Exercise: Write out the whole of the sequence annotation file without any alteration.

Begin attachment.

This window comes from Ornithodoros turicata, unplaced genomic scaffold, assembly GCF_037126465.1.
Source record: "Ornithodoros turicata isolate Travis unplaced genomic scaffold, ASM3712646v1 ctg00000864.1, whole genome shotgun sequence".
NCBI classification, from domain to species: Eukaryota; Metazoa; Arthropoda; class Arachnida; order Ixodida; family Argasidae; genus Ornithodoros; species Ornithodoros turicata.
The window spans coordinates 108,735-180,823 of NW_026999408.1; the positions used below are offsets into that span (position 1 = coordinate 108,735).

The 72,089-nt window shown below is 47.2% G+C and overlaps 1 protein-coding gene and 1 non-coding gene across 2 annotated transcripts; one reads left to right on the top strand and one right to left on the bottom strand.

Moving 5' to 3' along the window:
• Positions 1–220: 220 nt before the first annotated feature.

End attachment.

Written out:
This window comes from Ornithodoros turicata, unplaced genomic scaffold, assembly GCF_037126465.1.
Source record: "Ornithodoros turicata isolate Travis unplaced genomic scaffold, ASM3712646v1 ctg00000864.1, whole genome shotgun sequence".
NCBI classification, from domain to species: Eukaryota; Metazoa; Arthropoda; class Arachnida; order Ixodida; family Argasidae; genus Ornithodoros; species Ornithodoros turicata.
The window spans coordinates 108,735-180,823 of NW_026999408.1; the positions used below are offsets into that span (position 1 = coordinate 108,735).

The 72,089-nt window shown below is 47.2% G+C and overlaps 1 protein-coding gene and 1 non-coding gene across 2 annotated transcripts; one reads left to right on the top strand and one right to left on the bottom strand.

Moving 5' to 3' along the window:
• Positions 1–220: 220 nt before the first annotated feature.